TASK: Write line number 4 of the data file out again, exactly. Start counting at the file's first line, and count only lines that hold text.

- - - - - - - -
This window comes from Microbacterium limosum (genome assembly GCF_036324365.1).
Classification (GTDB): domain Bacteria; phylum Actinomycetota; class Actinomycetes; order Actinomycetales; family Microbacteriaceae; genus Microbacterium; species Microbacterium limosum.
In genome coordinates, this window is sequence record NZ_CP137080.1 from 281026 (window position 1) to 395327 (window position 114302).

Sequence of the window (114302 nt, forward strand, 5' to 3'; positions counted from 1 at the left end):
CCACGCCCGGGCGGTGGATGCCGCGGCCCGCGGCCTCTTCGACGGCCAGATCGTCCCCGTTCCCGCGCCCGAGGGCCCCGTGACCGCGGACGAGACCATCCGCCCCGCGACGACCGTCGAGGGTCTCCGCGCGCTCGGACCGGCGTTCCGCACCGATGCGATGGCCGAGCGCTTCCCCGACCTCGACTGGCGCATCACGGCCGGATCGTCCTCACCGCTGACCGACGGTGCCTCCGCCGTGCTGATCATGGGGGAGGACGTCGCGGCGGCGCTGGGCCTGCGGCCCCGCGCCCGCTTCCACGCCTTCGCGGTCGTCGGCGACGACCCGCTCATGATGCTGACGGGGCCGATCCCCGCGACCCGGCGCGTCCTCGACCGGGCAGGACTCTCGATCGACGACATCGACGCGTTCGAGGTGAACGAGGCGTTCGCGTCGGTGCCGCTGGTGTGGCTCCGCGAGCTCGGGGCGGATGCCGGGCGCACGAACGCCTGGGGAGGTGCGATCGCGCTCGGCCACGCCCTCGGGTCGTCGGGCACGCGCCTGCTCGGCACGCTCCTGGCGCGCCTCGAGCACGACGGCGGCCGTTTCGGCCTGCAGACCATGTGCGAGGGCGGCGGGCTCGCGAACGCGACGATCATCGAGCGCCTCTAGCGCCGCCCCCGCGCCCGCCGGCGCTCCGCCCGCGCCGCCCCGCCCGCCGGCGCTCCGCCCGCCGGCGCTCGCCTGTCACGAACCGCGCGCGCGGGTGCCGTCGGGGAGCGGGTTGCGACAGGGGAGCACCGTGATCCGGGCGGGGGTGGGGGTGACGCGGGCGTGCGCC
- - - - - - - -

Sequence of the window (114302 nt, forward strand, 5' to 3'; positions counted from 1 at the left end):